Tuesday, July 30, 2013
Critique of Post-Colonialism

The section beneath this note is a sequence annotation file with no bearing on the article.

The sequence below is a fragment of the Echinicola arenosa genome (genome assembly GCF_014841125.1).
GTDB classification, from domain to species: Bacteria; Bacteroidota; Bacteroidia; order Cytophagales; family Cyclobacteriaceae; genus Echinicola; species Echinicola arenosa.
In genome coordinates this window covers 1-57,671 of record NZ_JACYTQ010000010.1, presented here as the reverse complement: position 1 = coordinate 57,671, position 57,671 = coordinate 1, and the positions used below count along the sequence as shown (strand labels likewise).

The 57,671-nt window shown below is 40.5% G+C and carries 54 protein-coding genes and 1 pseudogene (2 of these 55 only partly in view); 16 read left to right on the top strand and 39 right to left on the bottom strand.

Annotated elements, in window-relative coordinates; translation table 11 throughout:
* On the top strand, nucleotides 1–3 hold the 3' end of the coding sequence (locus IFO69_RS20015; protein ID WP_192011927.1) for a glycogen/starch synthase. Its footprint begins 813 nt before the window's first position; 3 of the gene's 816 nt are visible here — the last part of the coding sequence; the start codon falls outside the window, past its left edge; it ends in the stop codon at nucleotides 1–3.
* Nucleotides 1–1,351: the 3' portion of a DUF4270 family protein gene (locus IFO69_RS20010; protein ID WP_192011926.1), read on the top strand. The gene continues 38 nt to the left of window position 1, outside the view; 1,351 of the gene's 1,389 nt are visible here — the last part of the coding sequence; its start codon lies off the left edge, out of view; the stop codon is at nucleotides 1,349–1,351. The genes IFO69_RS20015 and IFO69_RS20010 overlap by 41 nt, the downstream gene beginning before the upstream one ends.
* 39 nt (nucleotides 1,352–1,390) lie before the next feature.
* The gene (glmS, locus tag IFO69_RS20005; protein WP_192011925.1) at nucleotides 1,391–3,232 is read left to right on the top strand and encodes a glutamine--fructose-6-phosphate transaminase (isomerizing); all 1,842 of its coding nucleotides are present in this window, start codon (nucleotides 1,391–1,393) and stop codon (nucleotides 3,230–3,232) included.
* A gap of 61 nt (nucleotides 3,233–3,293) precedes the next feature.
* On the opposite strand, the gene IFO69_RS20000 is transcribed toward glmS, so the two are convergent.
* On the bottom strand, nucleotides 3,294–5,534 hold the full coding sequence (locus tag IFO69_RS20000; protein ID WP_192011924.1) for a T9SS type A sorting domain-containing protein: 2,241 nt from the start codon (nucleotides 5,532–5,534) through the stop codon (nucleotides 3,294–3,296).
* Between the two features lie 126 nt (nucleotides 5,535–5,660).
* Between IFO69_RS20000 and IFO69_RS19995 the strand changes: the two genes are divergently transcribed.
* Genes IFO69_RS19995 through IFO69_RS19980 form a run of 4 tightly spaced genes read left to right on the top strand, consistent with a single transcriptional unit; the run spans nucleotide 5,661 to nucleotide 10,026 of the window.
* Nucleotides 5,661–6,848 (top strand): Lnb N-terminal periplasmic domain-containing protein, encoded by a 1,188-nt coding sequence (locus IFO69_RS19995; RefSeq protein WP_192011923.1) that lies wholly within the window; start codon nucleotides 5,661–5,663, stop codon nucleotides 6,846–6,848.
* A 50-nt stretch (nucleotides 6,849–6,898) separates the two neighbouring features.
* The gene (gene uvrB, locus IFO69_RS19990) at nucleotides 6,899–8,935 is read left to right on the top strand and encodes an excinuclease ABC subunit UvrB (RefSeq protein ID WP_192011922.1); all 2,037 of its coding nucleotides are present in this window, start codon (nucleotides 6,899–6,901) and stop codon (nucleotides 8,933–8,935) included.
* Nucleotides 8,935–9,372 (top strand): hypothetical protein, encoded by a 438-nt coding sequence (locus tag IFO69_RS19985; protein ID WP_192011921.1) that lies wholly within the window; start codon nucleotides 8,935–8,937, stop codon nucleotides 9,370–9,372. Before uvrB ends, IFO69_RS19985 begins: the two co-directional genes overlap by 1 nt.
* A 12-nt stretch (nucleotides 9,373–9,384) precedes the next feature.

During my absence from the internet I read a lot about post-colonialism. It seems to suffer from a number of problems as a coherent field and despite reading thousands of pages I still don't grasp exactly what it all means. If all it means is that the damage done to indigenous societies by colonialism did not end with formal independence and that "post-colonial" writers are people staking out a position in opposition to that damage then it is not very useful. Firstly, because while everybody agrees that despite antecedents in the work of Frantz Fanon that post-colonialism only developed in the wake of the publication of Edward Said's Orientalism in 1978. Yet, the idea that colonized societies continued to suffer the effects of colonialism after formal independence and that people in Africa and elsewhere should actively oppose these aftereffects predates Said's work by over a decade. Kwame Nkrumah's, Neo-Colonialism, The Last Stage in Imperialism was published in 1965 to a very negative reaction by the Johnson administration which actively assisted his overthrow in a military coup the following year. Nkrumah's work clearly showed that the economic relations between African countries and their former colonial masters continued to exist to the detriment of Africa despite formal decolonization and nominal political independence. As a descriptive term neo-colonialism in considerably clearer than post-colonialism or postcoloniality. In line with Nkrumah's work the 1960s and 1970s saw a number of scholars unambiguously and critically write about the continued economic exploitation of Africa by the former colonial powers. This was part of a larger intellectual development that saw the emergence of dependency theory, world systems theory, and the concept of underdevelopment. Authors such as Andres Frank, Immanuel Wallerstein, Samir Amin, and Walter Rodney clearly argued that there was a continuing negative effect on international economic structures and patterns as a result of prior colonial rule. Yet with the exception of Robert Young there seems to be almost no acknowledgement of this earlier work by present day post-colonial scholars. Instead these post-colonial writers seem to have largely rejected the central importance of political economy in favor of an overwhelming emphasis on European representative culture, particularly literary culture, as the central problem facing Asia and Africa during the last couple of centuries. Of course Africa itself is greatly underrepresented by these writers who tend to be Indian and like the Palestinian Edward Said professors of literature rather than historians, political scientists, and economists. It seems to me that Rodney was correct in noting that the marginalization and exploitation of Africa was primarily a matter of the imbalance of power between Africa and Europe rather than resulting from any discourse. In other words the negative portrayals, images, and representations of of Africa in Europe and the the US have been crafted to justify inequalities and exploitation imposed by other means. They are not the cause these inequalities in themselves, but rather one of its effects.